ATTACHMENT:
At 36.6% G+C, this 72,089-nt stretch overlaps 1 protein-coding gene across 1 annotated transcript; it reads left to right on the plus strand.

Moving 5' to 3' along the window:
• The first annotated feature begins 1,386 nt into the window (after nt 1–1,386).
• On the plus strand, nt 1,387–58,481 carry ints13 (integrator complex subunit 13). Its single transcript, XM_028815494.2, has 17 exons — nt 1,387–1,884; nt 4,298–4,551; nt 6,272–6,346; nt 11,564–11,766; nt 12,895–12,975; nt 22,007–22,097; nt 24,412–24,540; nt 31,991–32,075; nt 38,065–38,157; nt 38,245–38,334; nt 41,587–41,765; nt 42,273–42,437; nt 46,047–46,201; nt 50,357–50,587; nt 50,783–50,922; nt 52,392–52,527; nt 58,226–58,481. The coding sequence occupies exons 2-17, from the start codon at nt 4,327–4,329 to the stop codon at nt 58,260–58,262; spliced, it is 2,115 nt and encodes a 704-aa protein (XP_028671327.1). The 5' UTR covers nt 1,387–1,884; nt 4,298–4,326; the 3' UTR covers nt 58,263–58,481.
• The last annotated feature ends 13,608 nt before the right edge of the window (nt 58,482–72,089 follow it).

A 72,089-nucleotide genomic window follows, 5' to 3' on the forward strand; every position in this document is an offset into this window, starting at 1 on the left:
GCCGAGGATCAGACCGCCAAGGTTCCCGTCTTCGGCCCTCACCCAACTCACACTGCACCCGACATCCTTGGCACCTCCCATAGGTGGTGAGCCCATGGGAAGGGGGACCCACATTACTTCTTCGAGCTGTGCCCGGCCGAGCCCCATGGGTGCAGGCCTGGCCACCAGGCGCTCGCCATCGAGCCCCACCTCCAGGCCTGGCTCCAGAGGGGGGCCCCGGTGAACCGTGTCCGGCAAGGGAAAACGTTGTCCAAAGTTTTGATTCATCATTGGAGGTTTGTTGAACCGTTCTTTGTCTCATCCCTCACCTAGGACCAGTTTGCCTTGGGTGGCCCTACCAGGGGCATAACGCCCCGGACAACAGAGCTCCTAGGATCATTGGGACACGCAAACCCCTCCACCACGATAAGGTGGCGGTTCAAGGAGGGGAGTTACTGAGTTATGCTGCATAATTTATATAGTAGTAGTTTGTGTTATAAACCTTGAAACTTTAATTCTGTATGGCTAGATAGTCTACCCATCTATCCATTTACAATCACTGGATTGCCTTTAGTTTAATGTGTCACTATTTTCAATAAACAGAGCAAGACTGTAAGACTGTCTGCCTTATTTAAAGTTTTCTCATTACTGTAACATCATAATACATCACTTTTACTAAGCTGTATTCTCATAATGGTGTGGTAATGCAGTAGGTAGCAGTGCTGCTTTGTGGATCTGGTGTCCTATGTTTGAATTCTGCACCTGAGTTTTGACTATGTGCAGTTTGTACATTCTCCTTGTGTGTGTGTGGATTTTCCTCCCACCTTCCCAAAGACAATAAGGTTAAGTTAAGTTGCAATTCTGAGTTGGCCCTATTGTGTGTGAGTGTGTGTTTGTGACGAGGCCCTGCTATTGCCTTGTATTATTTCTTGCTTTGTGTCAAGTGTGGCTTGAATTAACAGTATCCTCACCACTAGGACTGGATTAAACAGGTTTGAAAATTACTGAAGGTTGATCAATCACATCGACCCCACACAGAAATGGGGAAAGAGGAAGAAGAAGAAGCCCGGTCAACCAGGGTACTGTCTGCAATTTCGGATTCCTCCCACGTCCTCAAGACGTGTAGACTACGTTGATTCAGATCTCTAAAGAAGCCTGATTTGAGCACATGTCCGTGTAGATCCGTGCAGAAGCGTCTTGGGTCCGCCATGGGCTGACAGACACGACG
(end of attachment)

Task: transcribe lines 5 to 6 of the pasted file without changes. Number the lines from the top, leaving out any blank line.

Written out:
• The last annotated feature ends 13,608 nt before the right edge of the window (nt 58,482–72,089 follow it).

A 72,089-nucleotide genomic window follows, 5' to 3' on the forward strand; every position in this document is an offset into this window, starting at 1 on the left: